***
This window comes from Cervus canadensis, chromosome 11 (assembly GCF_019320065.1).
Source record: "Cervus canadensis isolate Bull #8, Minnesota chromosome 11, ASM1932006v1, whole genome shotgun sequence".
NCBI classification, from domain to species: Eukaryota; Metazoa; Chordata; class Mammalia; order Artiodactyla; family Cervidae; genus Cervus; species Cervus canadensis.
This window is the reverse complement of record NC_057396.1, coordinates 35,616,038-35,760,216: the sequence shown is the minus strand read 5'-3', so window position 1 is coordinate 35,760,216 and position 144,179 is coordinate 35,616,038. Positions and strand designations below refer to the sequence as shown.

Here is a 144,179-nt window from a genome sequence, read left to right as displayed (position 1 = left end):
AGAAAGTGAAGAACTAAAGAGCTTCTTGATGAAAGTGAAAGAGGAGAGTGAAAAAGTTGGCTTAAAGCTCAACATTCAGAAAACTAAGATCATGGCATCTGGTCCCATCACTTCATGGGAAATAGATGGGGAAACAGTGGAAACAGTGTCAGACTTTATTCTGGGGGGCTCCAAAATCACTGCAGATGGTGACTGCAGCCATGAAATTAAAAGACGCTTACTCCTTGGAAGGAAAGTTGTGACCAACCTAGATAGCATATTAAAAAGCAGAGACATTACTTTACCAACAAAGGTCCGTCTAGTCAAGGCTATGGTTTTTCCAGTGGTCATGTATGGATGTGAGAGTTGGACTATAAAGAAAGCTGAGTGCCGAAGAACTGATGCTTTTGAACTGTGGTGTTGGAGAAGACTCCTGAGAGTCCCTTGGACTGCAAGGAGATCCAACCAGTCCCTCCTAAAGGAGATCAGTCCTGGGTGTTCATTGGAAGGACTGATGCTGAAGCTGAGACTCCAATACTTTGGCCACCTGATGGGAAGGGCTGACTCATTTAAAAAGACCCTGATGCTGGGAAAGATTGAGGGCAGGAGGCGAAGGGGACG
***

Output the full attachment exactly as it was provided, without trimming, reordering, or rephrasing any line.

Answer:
This window comes from Cervus canadensis, chromosome 11 (assembly GCF_019320065.1).
Source record: "Cervus canadensis isolate Bull #8, Minnesota chromosome 11, ASM1932006v1, whole genome shotgun sequence".
NCBI classification, from domain to species: Eukaryota; Metazoa; Chordata; class Mammalia; order Artiodactyla; family Cervidae; genus Cervus; species Cervus canadensis.
This window is the reverse complement of record NC_057396.1, coordinates 35,616,038-35,760,216: the sequence shown is the minus strand read 5'-3', so window position 1 is coordinate 35,760,216 and position 144,179 is coordinate 35,616,038. Positions and strand designations below refer to the sequence as shown.

Here is a 144,179-nt window from a genome sequence, read left to right as displayed (position 1 = left end):
AGAAAGTGAAGAACTAAAGAGCTTCTTGATGAAAGTGAAAGAGGAGAGTGAAAAAGTTGGCTTAAAGCTCAACATTCAGAAAACTAAGATCATGGCATCTGGTCCCATCACTTCATGGGAAATAGATGGGGAAACAGTGGAAACAGTGTCAGACTTTATTCTGGGGGGCTCCAAAATCACTGCAGATGGTGACTGCAGCCATGAAATTAAAAGACGCTTACTCCTTGGAAGGAAAGTTGTGACCAACCTAGATAGCATATTAAAAAGCAGAGACATTACTTTACCAACAAAGGTCCGTCTAGTCAAGGCTATGGTTTTTCCAGTGGTCATGTATGGATGTGAGAGTTGGACTATAAAGAAAGCTGAGTGCCGAAGAACTGATGCTTTTGAACTGTGGTGTTGGAGAAGACTCCTGAGAGTCCCTTGGACTGCAAGGAGATCCAACCAGTCCCTCCTAAAGGAGATCAGTCCTGGGTGTTCATTGGAAGGACTGATGCTGAAGCTGAGACTCCAATACTTTGGCCACCTGATGGGAAGGGCTGACTCATTTAAAAAGACCCTGATGCTGGGAAAGATTGAGGGCAGGAGGCGAAGGGGACG